Pictures of a typical wet market. There is a roof, but no walls.
This is a hawker center that is next door to the wet market (in case you were wondering what a hawker center looks like when I talk about eating lunch there). Again, there aren't really any menus, you just point to something that looks and smells edible. Generally the food is really good (and really cheap) but you definitely need to go with an open mind. It was only 10am when I took this picture, so it wasn't very crowded, but by lunchtime it is packed. A difference between hawker centers here and food courts in America is that everyone sits side-by-side at the tables, whether you know each other or not.
Now, visiting the wet market takes a little getting used to, for several reasons. First, I find it’s best to breath through your mouth and not your nose while you’re there. The smell of raw fish on one end of the market competes with piles of durians on the other, which, as Brad and I have already explained, smell awful. Imagine rotting vegetation soaked in gasoline… that’s what durians smell like to me.
Another thing that takes some getting used to is that many of the fruits, veggies, and fish are different here than what we are accustomed to seeing back in the States. And the mystery surrounding the strange fish or spiny fruit you’re staring at is intensified by the fact that there is very little, if any, signage (and any placards you do find are usually written in Chinese).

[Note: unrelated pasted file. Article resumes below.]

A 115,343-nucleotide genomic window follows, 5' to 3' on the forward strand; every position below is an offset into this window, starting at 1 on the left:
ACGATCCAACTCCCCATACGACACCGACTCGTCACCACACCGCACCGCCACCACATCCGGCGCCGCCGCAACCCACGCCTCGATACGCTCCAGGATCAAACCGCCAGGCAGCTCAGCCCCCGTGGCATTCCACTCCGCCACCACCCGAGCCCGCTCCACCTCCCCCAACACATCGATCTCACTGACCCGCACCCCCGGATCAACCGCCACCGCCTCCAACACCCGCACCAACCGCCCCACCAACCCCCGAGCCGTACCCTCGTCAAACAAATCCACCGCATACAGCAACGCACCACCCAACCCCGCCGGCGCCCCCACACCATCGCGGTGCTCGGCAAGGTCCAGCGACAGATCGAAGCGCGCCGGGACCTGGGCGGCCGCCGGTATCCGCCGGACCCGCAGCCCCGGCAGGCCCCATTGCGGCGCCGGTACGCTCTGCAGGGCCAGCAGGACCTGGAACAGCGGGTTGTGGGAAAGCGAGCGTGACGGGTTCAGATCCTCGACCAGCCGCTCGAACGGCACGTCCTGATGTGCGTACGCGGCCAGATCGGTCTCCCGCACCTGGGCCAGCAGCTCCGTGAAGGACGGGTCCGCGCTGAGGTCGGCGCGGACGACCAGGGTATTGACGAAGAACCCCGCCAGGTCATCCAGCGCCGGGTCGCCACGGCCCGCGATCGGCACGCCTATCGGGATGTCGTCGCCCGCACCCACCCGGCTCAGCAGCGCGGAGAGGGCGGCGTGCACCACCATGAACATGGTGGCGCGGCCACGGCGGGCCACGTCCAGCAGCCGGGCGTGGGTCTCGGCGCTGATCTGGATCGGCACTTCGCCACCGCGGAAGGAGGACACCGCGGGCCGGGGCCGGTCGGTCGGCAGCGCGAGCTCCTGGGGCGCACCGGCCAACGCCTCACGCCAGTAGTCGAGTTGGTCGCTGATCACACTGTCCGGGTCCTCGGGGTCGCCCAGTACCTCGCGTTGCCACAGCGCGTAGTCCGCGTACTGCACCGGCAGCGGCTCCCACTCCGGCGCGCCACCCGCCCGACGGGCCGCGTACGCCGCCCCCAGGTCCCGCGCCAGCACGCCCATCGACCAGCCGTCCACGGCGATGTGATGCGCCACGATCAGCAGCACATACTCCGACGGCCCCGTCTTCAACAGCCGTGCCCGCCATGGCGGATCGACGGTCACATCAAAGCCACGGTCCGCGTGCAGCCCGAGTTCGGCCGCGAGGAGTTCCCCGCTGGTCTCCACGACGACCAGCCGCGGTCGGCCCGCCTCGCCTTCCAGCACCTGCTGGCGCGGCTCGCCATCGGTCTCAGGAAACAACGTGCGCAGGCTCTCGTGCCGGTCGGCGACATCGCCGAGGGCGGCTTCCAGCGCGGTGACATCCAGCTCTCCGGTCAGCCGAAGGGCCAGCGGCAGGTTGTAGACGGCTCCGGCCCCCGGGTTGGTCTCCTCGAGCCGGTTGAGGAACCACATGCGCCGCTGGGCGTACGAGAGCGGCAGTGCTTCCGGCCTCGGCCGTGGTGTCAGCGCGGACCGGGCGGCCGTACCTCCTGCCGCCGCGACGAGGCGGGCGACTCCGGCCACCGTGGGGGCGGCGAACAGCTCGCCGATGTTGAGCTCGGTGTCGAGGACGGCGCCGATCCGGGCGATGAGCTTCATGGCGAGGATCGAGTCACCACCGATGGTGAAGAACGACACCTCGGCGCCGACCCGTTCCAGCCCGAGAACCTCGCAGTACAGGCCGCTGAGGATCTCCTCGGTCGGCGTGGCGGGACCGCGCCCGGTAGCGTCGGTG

The third thing that takes some getting used to is bartering. I’m terrible at this. I generally just pay what the people running the stands ask, even though I’ve been told prices are hiked up for anyone white. Now last week, I was buying some lychee for a picnic for Dags and I, and the man wanted to sell me a kilo for $5. I told him that was way too much, meaning I didn’t want an entire kilo of lychee (that’s about 2 pounds). But he thought I meant the price, and said, “Okay, how about $2?” So my first attempt at bartering was a success, and I didn’t even mean to barter! For our picnic, Dagny and I ended up walking away with fresh kiwi, papaya, lychee, and a 6-pack of sami rolls… all for $5.
Here’s a pic of Dags mowing down on lychee and sami rolls. Sami rolls are basically tubes of fried honey rolled in sesame seeds, and lychee tastes a lot like grapefruit (in my opinion).